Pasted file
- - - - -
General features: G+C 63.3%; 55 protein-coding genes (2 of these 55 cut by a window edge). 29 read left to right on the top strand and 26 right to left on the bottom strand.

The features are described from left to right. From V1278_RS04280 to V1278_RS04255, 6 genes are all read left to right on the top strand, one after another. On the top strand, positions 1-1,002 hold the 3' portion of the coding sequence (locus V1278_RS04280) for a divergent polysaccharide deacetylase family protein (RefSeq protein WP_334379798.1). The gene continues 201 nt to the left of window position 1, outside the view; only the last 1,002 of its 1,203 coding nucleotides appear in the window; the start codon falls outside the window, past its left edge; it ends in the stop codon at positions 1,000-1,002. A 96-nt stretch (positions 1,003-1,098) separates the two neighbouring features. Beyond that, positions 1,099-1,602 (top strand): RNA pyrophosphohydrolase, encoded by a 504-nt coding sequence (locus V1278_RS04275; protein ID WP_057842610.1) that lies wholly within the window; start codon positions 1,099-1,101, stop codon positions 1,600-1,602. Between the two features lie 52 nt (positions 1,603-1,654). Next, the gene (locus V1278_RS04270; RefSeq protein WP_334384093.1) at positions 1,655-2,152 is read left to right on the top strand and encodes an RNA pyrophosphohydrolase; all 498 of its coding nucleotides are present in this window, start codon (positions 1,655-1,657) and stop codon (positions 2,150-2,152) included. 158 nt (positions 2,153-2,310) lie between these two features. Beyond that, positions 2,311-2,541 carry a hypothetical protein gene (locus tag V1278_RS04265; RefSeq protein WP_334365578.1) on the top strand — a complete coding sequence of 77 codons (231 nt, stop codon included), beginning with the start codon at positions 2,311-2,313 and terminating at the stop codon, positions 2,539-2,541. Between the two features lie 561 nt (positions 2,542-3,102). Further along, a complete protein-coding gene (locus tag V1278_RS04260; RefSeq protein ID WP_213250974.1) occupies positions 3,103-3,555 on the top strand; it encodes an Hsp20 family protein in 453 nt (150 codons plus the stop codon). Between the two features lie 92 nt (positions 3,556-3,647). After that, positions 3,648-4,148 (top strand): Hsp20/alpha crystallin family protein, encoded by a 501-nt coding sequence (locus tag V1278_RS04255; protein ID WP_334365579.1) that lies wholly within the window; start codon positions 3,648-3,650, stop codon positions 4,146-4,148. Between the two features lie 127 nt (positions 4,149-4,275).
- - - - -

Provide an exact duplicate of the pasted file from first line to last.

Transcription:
General features: G+C 63.3%; 55 protein-coding genes (2 of these 55 cut by a window edge). 29 read left to right on the top strand and 26 right to left on the bottom strand.

The features are described from left to right. From V1278_RS04280 to V1278_RS04255, 6 genes are all read left to right on the top strand, one after another. On the top strand, positions 1-1,002 hold the 3' portion of the coding sequence (locus V1278_RS04280) for a divergent polysaccharide deacetylase family protein (RefSeq protein WP_334379798.1). The gene continues 201 nt to the left of window position 1, outside the view; only the last 1,002 of its 1,203 coding nucleotides appear in the window; the start codon falls outside the window, past its left edge; it ends in the stop codon at positions 1,000-1,002. A 96-nt stretch (positions 1,003-1,098) separates the two neighbouring features. Beyond that, positions 1,099-1,602 (top strand): RNA pyrophosphohydrolase, encoded by a 504-nt coding sequence (locus V1278_RS04275; protein ID WP_057842610.1) that lies wholly within the window; start codon positions 1,099-1,101, stop codon positions 1,600-1,602. Between the two features lie 52 nt (positions 1,603-1,654). Next, the gene (locus V1278_RS04270; RefSeq protein WP_334384093.1) at positions 1,655-2,152 is read left to right on the top strand and encodes an RNA pyrophosphohydrolase; all 498 of its coding nucleotides are present in this window, start codon (positions 1,655-1,657) and stop codon (positions 2,150-2,152) included. 158 nt (positions 2,153-2,310) lie between these two features. Beyond that, positions 2,311-2,541 carry a hypothetical protein gene (locus tag V1278_RS04265; RefSeq protein WP_334365578.1) on the top strand — a complete coding sequence of 77 codons (231 nt, stop codon included), beginning with the start codon at positions 2,311-2,313 and terminating at the stop codon, positions 2,539-2,541. Between the two features lie 561 nt (positions 2,542-3,102). Further along, a complete protein-coding gene (locus tag V1278_RS04260; RefSeq protein ID WP_213250974.1) occupies positions 3,103-3,555 on the top strand; it encodes an Hsp20 family protein in 453 nt (150 codons plus the stop codon). Between the two features lie 92 nt (positions 3,556-3,647). After that, positions 3,648-4,148 (top strand): Hsp20/alpha crystallin family protein, encoded by a 501-nt coding sequence (locus tag V1278_RS04255; protein ID WP_334365579.1) that lies wholly within the window; start codon positions 3,648-3,650, stop codon positions 4,146-4,148. Between the two features lie 127 nt (positions 4,149-4,275).